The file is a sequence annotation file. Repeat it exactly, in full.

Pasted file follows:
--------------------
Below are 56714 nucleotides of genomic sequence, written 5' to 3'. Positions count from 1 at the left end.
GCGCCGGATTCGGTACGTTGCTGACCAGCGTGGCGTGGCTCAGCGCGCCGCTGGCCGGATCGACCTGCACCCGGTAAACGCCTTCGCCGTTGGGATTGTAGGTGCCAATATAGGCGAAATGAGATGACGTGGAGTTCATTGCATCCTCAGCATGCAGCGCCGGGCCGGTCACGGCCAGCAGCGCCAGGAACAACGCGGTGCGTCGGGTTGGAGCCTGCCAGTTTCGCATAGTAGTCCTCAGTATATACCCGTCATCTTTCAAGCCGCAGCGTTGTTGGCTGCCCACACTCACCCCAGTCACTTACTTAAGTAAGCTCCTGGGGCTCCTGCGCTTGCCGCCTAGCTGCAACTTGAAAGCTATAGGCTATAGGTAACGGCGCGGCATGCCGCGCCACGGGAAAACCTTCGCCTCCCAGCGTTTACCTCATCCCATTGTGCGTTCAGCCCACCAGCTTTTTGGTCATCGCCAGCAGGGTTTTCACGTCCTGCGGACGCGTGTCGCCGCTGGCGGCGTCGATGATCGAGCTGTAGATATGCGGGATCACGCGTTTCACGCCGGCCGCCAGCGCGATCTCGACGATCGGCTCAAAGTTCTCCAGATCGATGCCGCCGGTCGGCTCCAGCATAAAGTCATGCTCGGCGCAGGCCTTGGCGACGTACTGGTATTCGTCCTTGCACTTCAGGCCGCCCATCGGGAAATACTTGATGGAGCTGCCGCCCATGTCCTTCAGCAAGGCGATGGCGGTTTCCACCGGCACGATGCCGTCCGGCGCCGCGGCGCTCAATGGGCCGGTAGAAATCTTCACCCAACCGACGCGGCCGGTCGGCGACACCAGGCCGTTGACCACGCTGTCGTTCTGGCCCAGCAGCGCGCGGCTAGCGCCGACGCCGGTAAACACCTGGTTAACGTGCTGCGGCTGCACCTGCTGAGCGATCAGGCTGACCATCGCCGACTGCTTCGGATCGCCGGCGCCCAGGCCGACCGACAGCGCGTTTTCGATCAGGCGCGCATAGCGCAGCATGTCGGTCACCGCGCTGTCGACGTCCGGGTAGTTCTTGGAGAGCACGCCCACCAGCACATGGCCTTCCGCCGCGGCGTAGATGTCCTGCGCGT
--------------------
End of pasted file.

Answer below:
Below are 56714 nucleotides of genomic sequence, written 5' to 3'. Positions count from 1 at the left end.
GCGCCGGATTCGGTACGTTGCTGACCAGCGTGGCGTGGCTCAGCGCGCCGCTGGCCGGATCGACCTGCACCCGGTAAACGCCTTCGCCGTTGGGATTGTAGGTGCCAATATAGGCGAAATGAGATGACGTGGAGTTCATTGCATCCTCAGCATGCAGCGCCGGGCCGGTCACGGCCAGCAGCGCCAGGAACAACGCGGTGCGTCGGGTTGGAGCCTGCCAGTTTCGCATAGTAGTCCTCAGTATATACCCGTCATCTTTCAAGCCGCAGCGTTGTTGGCTGCCCACACTCACCCCAGTCACTTACTTAAGTAAGCTCCTGGGGCTCCTGCGCTTGCCGCCTAGCTGCAACTTGAAAGCTATAGGCTATAGGTAACGGCGCGGCATGCCGCGCCACGGGAAAACCTTCGCCTCCCAGCGTTTACCTCATCCCATTGTGCGTTCAGCCCACCAGCTTTTTGGTCATCGCCAGCAGGGTTTTCACGTCCTGCGGACGCGTGTCGCCGCTGGCGGCGTCGATGATCGAGCTGTAGATATGCGGGATCACGCGTTTCACGCCGGCCGCCAGCGCGATCTCGACGATCGGCTCAAAGTTCTCCAGATCGATGCCGCCGGTCGGCTCCAGCATAAAGTCATGCTCGGCGCAGGCCTTGGCGACGTACTGGTATTCGTCCTTGCACTTCAGGCCGCCCATCGGGAAATACTTGATGGAGCTGCCGCCCATGTCCTTCAGCAAGGCGATGGCGGTTTCCACCGGCACGATGCCGTCCGGCGCCGCGGCGCTCAATGGGCCGGTAGAAATCTTCACCCAACCGACGCGGCCGGTCGGCGACACCAGGCCGTTGACCACGCTGTCGTTCTGGCCCAGCAGCGCGCGGCTAGCGCCGACGCCGGTAAACACCTGGTTAACGTGCTGCGGCTGCACCTGCTGAGCGATCAGGCTGACCATCGCCGACTGCTTCGGATCGCCGGCGCCCAGGCCGACCGACAGCGCGTTTTCGATCAGGCGCGCATAGCGCAGCATGTCGGTCACCGCGCTGTCGACGTCCGGGTAGTTCTTGGAGAGCACGCCCACCAGCACATGGCCTTCCGCCGCGGCGTAGATGTCCTGCGCGT